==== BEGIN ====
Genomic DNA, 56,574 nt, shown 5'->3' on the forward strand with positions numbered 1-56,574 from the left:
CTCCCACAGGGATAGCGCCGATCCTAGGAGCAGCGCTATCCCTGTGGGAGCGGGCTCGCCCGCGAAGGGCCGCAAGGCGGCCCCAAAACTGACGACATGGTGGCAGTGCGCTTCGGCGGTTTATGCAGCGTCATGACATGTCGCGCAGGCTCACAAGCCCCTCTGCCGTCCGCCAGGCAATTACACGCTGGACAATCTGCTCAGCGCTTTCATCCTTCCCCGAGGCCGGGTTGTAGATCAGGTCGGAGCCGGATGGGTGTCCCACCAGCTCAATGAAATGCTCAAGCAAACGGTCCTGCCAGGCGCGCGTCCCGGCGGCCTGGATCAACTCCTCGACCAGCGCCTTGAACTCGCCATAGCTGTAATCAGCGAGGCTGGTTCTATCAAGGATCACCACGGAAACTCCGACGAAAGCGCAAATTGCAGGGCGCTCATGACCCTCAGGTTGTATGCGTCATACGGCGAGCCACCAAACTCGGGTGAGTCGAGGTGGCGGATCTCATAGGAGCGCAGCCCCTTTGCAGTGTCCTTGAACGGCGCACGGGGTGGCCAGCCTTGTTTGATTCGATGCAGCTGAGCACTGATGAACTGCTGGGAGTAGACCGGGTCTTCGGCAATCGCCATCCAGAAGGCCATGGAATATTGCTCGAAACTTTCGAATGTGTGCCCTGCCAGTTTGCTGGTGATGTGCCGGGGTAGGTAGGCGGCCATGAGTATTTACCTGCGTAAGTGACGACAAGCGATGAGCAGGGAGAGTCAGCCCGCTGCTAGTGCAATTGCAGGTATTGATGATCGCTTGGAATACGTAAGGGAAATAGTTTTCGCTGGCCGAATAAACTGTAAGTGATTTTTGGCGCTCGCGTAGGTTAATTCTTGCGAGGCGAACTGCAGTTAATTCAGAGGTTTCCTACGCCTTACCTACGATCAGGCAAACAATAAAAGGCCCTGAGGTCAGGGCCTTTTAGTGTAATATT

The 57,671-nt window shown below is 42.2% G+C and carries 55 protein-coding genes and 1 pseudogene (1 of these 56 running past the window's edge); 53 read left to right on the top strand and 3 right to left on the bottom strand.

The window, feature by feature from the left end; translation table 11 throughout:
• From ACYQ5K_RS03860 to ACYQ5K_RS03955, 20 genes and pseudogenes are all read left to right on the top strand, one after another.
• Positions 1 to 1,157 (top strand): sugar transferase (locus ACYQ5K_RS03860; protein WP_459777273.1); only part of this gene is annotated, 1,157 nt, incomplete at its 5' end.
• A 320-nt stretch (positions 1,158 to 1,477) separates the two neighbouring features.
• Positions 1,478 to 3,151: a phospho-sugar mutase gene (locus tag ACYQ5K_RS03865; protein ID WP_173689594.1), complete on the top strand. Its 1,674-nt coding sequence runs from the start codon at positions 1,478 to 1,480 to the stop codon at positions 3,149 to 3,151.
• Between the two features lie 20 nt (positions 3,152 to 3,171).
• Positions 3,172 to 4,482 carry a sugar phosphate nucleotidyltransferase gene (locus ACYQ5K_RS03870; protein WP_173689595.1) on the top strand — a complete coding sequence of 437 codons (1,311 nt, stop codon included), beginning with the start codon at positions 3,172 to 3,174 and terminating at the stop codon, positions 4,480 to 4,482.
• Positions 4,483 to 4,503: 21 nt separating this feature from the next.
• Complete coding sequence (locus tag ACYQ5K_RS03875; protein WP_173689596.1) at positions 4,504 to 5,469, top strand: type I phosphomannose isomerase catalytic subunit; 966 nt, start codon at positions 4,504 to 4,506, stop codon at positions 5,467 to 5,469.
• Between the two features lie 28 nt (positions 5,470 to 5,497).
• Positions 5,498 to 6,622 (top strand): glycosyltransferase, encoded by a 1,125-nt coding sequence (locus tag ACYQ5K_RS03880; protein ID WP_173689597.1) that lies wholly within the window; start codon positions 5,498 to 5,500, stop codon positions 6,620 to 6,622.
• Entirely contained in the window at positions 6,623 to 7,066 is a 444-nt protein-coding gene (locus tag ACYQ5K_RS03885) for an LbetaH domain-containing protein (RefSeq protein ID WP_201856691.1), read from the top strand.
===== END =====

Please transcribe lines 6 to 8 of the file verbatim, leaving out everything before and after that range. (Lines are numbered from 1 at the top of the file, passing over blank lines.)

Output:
• Positions 1 to 1,157 (top strand): sugar transferase (locus ACYQ5K_RS03860; protein WP_459777273.1); only part of this gene is annotated, 1,157 nt, incomplete at its 5' end.
• A 320-nt stretch (positions 1,158 to 1,477) separates the two neighbouring features.
• Positions 1,478 to 3,151: a phospho-sugar mutase gene (locus tag ACYQ5K_RS03865; protein ID WP_173689594.1), complete on the top strand. Its 1,674-nt coding sequence runs from the start codon at positions 1,478 to 1,480 to the stop codon at positions 3,149 to 3,151.